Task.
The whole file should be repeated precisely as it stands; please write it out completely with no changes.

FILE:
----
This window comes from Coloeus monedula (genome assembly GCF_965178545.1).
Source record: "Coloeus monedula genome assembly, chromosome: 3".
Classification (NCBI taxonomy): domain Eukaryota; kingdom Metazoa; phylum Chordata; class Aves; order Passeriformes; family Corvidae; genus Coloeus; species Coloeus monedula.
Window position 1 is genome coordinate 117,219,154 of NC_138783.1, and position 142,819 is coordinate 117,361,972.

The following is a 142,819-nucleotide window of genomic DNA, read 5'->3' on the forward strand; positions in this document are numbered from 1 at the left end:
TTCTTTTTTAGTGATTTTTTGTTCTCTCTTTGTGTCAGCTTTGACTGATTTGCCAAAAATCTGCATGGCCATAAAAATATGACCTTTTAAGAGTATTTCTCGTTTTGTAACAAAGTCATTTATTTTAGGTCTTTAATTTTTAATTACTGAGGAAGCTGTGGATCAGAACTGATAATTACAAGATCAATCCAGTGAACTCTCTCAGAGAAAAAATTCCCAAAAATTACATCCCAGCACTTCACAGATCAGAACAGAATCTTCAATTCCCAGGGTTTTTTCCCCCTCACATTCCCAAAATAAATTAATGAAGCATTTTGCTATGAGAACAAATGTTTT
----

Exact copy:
This window comes from Coloeus monedula (genome assembly GCF_965178545.1).
Source record: "Coloeus monedula genome assembly, chromosome: 3".
Classification (NCBI taxonomy): domain Eukaryota; kingdom Metazoa; phylum Chordata; class Aves; order Passeriformes; family Corvidae; genus Coloeus; species Coloeus monedula.
Window position 1 is genome coordinate 117,219,154 of NC_138783.1, and position 142,819 is coordinate 117,361,972.

The following is a 142,819-nucleotide window of genomic DNA, read 5'->3' on the forward strand; positions in this document are numbered from 1 at the left end:
TTCTTTTTTAGTGATTTTTTGTTCTCTCTTTGTGTCAGCTTTGACTGATTTGCCAAAAATCTGCATGGCCATAAAAATATGACCTTTTAAGAGTATTTCTCGTTTTGTAACAAAGTCATTTATTTTAGGTCTTTAATTTTTAATTACTGAGGAAGCTGTGGATCAGAACTGATAATTACAAGATCAATCCAGTGAACTCTCTCAGAGAAAAAATTCCCAAAAATTACATCCCAGCACTTCACAGATCAGAACAGAATCTTCAATTCCCAGGGTTTTTTCCCCCTCACATTCCCAAAATAAATTAATGAAGCATTTTGCTATGAGAACAAATGTTTT